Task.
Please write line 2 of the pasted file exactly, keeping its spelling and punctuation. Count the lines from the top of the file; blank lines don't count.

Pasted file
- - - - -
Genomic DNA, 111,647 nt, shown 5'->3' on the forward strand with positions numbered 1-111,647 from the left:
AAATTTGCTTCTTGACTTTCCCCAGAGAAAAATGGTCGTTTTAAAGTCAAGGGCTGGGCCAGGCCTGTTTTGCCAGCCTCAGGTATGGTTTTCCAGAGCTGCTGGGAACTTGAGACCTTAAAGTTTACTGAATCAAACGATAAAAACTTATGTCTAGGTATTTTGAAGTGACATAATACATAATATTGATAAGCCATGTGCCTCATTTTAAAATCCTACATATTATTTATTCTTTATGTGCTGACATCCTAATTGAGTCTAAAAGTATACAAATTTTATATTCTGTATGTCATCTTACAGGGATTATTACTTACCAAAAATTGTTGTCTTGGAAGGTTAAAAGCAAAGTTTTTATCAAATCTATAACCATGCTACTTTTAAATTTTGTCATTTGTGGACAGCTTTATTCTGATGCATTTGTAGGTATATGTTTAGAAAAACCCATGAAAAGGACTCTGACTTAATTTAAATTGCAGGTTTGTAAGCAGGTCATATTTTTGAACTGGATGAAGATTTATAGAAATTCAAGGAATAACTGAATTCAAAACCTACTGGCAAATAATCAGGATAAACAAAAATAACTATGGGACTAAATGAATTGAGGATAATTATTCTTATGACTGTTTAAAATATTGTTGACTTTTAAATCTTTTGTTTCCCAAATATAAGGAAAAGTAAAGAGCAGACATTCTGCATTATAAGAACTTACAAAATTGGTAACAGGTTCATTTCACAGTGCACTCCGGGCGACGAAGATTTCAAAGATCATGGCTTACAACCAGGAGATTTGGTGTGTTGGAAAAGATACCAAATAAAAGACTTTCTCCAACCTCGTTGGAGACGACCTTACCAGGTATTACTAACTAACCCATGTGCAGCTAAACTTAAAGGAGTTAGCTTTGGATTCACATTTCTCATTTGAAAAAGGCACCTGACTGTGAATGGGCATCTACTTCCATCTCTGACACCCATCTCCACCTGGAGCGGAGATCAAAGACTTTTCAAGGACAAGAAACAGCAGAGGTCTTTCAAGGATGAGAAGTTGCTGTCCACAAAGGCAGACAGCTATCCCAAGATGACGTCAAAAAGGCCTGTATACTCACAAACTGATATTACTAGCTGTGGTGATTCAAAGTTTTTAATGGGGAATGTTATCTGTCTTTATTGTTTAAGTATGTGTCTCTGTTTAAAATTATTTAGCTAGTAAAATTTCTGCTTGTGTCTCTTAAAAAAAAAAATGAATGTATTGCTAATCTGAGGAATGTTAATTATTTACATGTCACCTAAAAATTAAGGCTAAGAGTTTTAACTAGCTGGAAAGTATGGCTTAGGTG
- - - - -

AAATTTGCTTCTTGACTTTCCCCAGAGAAAAATGGTCGTTTTAAAGTCAAGGGCTGGGCCAGGCCTGTTTTGCCAGCCTCAGGTATGGTTTTCCAGAGCTGCTGGGAACTTGAGACCTTAAAGTTTACTGAATCAAACGATAAAAACTTATGTCTAGGTATTTTGAAGTGACATAATACATAATATTGATAAGCCATGTGCCTCATTTTAAAATCCTACATATTATTTATTCTTTATGTGCTGACATCCTAATTGAGTCTAAAAGTATACAAATTTTATATTCTGTATGTCATCTTACAGGGATTATTACTTACCAAAAATTGTTGTCTTGGAAGGTTAAAAGCAAAGTTTTTATCAAATCTATAACCATGCTACTTTTAAATTTTGTCATTTGTGGACAGCTTTATTCTGATGCATTTGTAGGTATATGTTTAGAAAAACCCATGAAAAGGACTCTGACTTAATTTAAATTGCAGGTTTGTAAGCAGGTCATATTTTTGAACTGGATGAAGATTTATAGAAATTCAAGGAATAACTGAATTCAAAACCTACTGGCAAATAATCAGGATAAACAAAAATAACTATGGGACTAAATGAATTGAGGATAATTATTCTTATGACTGTTTAAAATATTGTTGACTTTTAAATCTTTTGTTTCCCAAATATAAGGAAAAGTAAAGAGCAGACATTCTGCATTATAAGAACTTACAAAATTGGTAACAGGTTCATTTCACAGTGCACTCCGGGCGACGAAGATTTCAAAGATCATGGCTTACAACCAGGAGATTTGGTGTGTTGGAAAAGATACCAAATAAAAGACTTTCTCCAACCTCGTTGGAGACGACCTTACCAGGTATTACTAACTAACCCATGTGCAGCTAAACTTAAAGGAGTTAGCTTTGGATTCACATTTCTCATTTGAAAAAGGCACCTGACTGTGAATGGGCATCTACTTCCATCTCTGACACCCATCTCCACCTGGAGCGGAGATCAAAGACTTTTCAAGGACAAGAAACAGCAGAGGTCTTTCAAGGATGAGAAGTTGCTGTCCACAAAGGCAGACAGCTATCCCAAGATGACGTCAAAAAGGCCTGTATACTCACAAACTGATATTACTAGCTGTGGTGATTCAAAGTTTTTAATGGGGAATGTTATCTGTCTTTATTGTTTAAGTATGTGTCTCTGTTTAAAATTATTTAGCTAGTAAAATTTCTGCTTGTGTCTCTTAAAAAAAAAAATGAATGTATTGCTAATCTGAGGAATGTTAATTATTTACATGTCACCTAAAAATTAAGGCTAAGAGTTTTAACTAGCTGGAAAGTATGGCTTAGGTG